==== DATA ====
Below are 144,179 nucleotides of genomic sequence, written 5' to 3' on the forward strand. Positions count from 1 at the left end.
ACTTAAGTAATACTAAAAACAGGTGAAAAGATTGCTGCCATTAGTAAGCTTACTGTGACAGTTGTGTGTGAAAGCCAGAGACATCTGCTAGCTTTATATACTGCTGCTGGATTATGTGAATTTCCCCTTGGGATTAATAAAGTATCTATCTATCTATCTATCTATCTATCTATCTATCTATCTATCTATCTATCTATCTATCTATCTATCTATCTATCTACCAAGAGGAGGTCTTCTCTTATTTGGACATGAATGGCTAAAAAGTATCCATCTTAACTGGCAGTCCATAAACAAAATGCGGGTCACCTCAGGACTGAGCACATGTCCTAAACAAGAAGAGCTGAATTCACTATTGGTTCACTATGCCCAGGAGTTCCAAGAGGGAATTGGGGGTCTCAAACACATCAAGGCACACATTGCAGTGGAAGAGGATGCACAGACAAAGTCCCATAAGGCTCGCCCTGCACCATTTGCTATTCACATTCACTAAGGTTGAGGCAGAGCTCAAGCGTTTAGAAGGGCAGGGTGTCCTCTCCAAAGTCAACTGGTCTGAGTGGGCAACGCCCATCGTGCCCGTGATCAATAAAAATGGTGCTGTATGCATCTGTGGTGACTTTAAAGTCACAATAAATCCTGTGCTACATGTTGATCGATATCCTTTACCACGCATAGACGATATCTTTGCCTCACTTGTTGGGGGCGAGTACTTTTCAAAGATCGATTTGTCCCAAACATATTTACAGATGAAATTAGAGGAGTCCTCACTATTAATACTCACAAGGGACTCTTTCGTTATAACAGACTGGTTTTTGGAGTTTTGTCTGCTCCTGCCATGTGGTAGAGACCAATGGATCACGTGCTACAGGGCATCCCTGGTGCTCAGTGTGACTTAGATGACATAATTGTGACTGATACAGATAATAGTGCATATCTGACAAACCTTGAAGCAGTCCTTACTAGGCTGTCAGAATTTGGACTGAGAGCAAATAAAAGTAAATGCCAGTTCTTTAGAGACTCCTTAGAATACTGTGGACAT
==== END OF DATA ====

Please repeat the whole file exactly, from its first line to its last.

Below are 144,179 nucleotides of genomic sequence, written 5' to 3' on the forward strand. Positions count from 1 at the left end.
ACTTAAGTAATACTAAAAACAGGTGAAAAGATTGCTGCCATTAGTAAGCTTACTGTGACAGTTGTGTGTGAAAGCCAGAGACATCTGCTAGCTTTATATACTGCTGCTGGATTATGTGAATTTCCCCTTGGGATTAATAAAGTATCTATCTATCTATCTATCTATCTATCTATCTATCTATCTATCTATCTATCTATCTATCTATCTATCTATCTATCTACCAAGAGGAGGTCTTCTCTTATTTGGACATGAATGGCTAAAAAGTATCCATCTTAACTGGCAGTCCATAAACAAAATGCGGGTCACCTCAGGACTGAGCACATGTCCTAAACAAGAAGAGCTGAATTCACTATTGGTTCACTATGCCCAGGAGTTCCAAGAGGGAATTGGGGGTCTCAAACACATCAAGGCACACATTGCAGTGGAAGAGGATGCACAGACAAAGTCCCATAAGGCTCGCCCTGCACCATTTGCTATTCACATTCACTAAGGTTGAGGCAGAGCTCAAGCGTTTAGAAGGGCAGGGTGTCCTCTCCAAAGTCAACTGGTCTGAGTGGGCAACGCCCATCGTGCCCGTGATCAATAAAAATGGTGCTGTATGCATCTGTGGTGACTTTAAAGTCACAATAAATCCTGTGCTACATGTTGATCGATATCCTTTACCACGCATAGACGATATCTTTGCCTCACTTGTTGGGGGCGAGTACTTTTCAAAGATCGATTTGTCCCAAACATATTTACAGATGAAATTAGAGGAGTCCTCACTATTAATACTCACAAGGGACTCTTTCGTTATAACAGACTGGTTTTTGGAGTTTTGTCTGCTCCTGCCATGTGGTAGAGACCAATGGATCACGTGCTACAGGGCATCCCTGGTGCTCAGTGTGACTTAGATGACATAATTGTGACTGATACAGATAATAGTGCATATCTGACAAACCTTGAAGCAGTCCTTACTAGGCTGTCAGAATTTGGACTGAGAGCAAATAAAAGTAAATGCCAGTTCTTTAGAGACTCCTTAGAATACTGTGGACAT